In what could portend a monumental shift in public higher education in California, Gov. Jerry Brown signed a bill Sunday that will allow up to 15 community colleges to launch bachelor’s degrees programs in vocational fields.
While 21 other states offer community college baccalaureates, California’s colleges have traditionally been the domain of transfer students and career technical education, granting two-year associate degrees, as established more than 50 years ago in the Master Plan for Higher Education. Senate Bill 850 will allow colleges to experiment with four-year degrees. The pilot program is set to begin no later than the 2017-18 academic year and end in 2024.
In recent years, advocates have argued that growing industry demand for more educated workers in fields such as dental hygiene and automotive technology could be met by expanding existing programs at community colleges.
“This is landmark legislation that is a game-changer for California’s higher education system and our workforce preparedness,” state Sen. Marty Block, D-San Diego, who authored the bill, said in a statement. “SB 850 boosts the focus of our community colleges on job training and increasing the accessibility and affordability of our state’s higher education system.”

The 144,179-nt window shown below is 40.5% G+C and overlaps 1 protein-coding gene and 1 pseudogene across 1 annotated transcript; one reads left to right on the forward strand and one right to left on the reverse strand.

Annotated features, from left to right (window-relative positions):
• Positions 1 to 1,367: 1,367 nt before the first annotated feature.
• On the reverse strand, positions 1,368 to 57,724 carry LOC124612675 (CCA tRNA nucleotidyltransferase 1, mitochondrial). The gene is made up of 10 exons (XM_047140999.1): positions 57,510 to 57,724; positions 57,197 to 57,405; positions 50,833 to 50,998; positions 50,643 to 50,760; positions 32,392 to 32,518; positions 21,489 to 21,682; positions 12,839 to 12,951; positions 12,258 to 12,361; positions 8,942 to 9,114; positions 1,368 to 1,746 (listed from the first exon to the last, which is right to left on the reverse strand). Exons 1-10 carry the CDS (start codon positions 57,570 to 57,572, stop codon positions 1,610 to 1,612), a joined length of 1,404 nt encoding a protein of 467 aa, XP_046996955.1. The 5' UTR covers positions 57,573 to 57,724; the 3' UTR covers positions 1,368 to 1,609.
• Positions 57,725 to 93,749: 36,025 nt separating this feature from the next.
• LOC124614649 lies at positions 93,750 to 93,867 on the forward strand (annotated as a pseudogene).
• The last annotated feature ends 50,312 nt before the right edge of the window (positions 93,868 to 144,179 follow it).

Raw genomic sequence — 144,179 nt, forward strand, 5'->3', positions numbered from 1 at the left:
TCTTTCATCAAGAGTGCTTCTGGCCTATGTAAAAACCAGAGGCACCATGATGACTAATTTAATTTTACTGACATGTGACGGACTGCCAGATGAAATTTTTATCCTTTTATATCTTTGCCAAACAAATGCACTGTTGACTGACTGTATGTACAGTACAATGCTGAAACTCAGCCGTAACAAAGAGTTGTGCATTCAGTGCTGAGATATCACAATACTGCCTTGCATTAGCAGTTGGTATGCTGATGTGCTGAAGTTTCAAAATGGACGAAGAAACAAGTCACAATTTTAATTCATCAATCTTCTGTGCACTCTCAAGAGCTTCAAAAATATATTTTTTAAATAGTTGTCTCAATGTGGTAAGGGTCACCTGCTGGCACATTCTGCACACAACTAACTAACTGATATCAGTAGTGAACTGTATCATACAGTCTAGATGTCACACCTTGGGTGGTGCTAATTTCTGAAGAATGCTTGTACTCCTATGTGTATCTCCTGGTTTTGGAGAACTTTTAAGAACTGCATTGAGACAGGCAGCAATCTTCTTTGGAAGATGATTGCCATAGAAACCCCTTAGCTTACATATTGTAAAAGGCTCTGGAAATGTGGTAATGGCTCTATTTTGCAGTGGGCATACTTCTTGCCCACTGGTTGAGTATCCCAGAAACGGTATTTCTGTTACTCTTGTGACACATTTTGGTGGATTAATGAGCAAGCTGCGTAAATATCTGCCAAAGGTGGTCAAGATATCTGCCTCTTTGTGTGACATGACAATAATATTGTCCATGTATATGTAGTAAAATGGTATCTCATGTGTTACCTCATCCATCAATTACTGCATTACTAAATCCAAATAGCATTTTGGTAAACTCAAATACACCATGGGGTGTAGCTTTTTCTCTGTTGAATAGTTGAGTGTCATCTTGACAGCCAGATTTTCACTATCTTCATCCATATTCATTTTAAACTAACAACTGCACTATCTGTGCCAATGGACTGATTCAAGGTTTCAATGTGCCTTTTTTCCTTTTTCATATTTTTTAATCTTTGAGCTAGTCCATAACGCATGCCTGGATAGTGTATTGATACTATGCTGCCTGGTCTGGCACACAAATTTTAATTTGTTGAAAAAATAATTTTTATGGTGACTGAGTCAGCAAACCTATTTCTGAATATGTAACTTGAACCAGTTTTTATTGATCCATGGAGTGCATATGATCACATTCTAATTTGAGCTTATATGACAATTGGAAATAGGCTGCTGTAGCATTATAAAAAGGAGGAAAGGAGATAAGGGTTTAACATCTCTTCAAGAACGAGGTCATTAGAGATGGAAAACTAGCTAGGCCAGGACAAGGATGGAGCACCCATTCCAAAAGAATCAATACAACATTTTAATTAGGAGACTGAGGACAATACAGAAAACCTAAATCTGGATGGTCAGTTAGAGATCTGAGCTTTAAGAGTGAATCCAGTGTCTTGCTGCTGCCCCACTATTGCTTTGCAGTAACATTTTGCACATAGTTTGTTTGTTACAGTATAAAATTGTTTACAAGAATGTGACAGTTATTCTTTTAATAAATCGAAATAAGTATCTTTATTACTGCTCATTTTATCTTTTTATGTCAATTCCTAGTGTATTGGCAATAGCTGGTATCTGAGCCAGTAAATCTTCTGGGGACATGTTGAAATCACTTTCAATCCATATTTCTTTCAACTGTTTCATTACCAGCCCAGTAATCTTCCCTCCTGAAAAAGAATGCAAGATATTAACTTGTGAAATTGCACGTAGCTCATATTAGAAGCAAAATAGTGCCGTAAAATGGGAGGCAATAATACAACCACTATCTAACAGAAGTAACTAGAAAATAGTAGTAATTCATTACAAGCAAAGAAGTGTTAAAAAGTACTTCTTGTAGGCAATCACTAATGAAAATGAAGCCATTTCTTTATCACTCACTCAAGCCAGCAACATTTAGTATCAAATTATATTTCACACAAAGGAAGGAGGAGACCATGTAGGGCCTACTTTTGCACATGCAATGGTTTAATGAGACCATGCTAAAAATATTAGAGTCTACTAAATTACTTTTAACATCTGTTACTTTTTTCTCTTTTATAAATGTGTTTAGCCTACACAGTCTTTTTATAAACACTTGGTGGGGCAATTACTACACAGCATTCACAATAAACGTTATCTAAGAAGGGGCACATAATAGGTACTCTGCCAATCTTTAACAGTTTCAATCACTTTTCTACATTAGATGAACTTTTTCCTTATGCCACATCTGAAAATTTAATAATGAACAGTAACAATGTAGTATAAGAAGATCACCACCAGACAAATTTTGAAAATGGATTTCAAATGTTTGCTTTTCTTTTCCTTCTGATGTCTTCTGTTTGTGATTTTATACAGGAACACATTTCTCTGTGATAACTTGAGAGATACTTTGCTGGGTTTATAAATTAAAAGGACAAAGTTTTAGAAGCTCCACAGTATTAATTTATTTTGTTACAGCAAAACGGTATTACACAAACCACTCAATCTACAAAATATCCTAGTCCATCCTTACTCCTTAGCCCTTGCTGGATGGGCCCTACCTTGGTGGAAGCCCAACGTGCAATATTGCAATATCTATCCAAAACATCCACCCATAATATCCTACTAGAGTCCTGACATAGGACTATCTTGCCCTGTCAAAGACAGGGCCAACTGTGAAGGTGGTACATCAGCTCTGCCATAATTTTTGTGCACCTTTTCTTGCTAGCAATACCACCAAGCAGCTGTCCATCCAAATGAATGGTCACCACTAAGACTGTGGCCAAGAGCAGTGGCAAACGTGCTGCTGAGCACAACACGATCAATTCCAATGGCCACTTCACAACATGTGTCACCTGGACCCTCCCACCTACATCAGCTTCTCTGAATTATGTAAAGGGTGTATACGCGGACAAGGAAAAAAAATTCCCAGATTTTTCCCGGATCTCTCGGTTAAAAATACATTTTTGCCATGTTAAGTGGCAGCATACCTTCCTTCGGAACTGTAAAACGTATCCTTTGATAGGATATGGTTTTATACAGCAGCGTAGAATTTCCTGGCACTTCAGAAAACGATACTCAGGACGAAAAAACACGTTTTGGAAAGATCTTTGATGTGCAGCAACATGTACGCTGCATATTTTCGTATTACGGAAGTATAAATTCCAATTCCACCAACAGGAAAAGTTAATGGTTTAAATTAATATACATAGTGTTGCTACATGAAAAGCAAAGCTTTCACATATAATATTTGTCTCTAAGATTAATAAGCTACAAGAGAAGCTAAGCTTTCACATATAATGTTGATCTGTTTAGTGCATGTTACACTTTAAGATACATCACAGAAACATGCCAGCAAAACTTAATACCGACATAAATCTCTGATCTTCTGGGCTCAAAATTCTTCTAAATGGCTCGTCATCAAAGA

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Brown also vetoed Assembly Bill 46 from Assemblyman Richard Pan, D-Sacramento, which would have required California State University to share performance data from online courses with its faculty academic senates.
In a veto message, Brown called the bill unnecessary, and cited student privacy and cost issues.
“I am aware of the deep concerns that the sponsor of the bill has expressed regarding online courses,” Brown wrote. “These courses, however, could play an important role in helping to reduce the bottleneck that too often prevents students from graduating on time.”
“This is one of the reasons I believe that we should not unduly limit the introduction of online courses in the Cal State system.”
Brown has been a strong supporter of online education, including a 2013 experiment at San Jose State University that was canceled after dismal early results, prompting Pan’s legislation.